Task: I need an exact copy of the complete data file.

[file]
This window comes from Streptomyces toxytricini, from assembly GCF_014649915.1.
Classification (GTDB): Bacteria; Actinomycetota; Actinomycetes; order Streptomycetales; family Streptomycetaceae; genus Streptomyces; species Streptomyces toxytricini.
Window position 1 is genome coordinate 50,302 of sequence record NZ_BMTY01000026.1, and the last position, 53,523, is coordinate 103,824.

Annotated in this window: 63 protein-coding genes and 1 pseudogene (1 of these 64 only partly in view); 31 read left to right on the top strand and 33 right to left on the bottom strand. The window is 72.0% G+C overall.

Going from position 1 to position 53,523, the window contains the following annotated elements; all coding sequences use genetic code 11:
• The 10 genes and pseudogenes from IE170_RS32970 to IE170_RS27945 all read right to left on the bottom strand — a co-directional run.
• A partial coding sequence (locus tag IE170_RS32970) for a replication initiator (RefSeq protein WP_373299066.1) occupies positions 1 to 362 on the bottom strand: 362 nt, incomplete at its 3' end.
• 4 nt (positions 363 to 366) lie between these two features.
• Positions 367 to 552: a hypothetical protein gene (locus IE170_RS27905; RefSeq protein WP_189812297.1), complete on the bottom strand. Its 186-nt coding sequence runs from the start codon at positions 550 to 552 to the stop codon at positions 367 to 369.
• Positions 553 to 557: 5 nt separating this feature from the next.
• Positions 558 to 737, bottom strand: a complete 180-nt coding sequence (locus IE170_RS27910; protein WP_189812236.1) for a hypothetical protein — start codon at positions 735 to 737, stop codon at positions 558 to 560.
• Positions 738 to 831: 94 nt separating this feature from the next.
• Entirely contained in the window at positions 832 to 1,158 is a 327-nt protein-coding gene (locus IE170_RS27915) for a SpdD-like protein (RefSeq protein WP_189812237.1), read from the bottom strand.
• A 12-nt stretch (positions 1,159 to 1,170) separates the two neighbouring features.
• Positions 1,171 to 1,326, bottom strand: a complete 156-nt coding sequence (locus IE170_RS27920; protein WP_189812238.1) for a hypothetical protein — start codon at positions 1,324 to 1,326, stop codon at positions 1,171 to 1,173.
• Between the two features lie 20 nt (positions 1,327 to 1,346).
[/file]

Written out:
This window comes from Streptomyces toxytricini, from assembly GCF_014649915.1.
Classification (GTDB): Bacteria; Actinomycetota; Actinomycetes; order Streptomycetales; family Streptomycetaceae; genus Streptomyces; species Streptomyces toxytricini.
Window position 1 is genome coordinate 50,302 of sequence record NZ_BMTY01000026.1, and the last position, 53,523, is coordinate 103,824.

Annotated in this window: 63 protein-coding genes and 1 pseudogene (1 of these 64 only partly in view); 31 read left to right on the top strand and 33 right to left on the bottom strand. The window is 72.0% G+C overall.

Going from position 1 to position 53,523, the window contains the following annotated elements; all coding sequences use genetic code 11:
• The 10 genes and pseudogenes from IE170_RS32970 to IE170_RS27945 all read right to left on the bottom strand — a co-directional run.
• A partial coding sequence (locus tag IE170_RS32970) for a replication initiator (RefSeq protein WP_373299066.1) occupies positions 1 to 362 on the bottom strand: 362 nt, incomplete at its 3' end.
• 4 nt (positions 363 to 366) lie between these two features.
• Positions 367 to 552: a hypothetical protein gene (locus IE170_RS27905; RefSeq protein WP_189812297.1), complete on the bottom strand. Its 186-nt coding sequence runs from the start codon at positions 550 to 552 to the stop codon at positions 367 to 369.
• Positions 553 to 557: 5 nt separating this feature from the next.
• Positions 558 to 737, bottom strand: a complete 180-nt coding sequence (locus IE170_RS27910; protein WP_189812236.1) for a hypothetical protein — start codon at positions 735 to 737, stop codon at positions 558 to 560.
• Positions 738 to 831: 94 nt separating this feature from the next.
• Entirely contained in the window at positions 832 to 1,158 is a 327-nt protein-coding gene (locus IE170_RS27915) for a SpdD-like protein (RefSeq protein WP_189812237.1), read from the bottom strand.
• A 12-nt stretch (positions 1,159 to 1,170) separates the two neighbouring features.
• Positions 1,171 to 1,326, bottom strand: a complete 156-nt coding sequence (locus IE170_RS27920; protein WP_189812238.1) for a hypothetical protein — start codon at positions 1,324 to 1,326, stop codon at positions 1,171 to 1,173.
• Between the two features lie 20 nt (positions 1,327 to 1,346).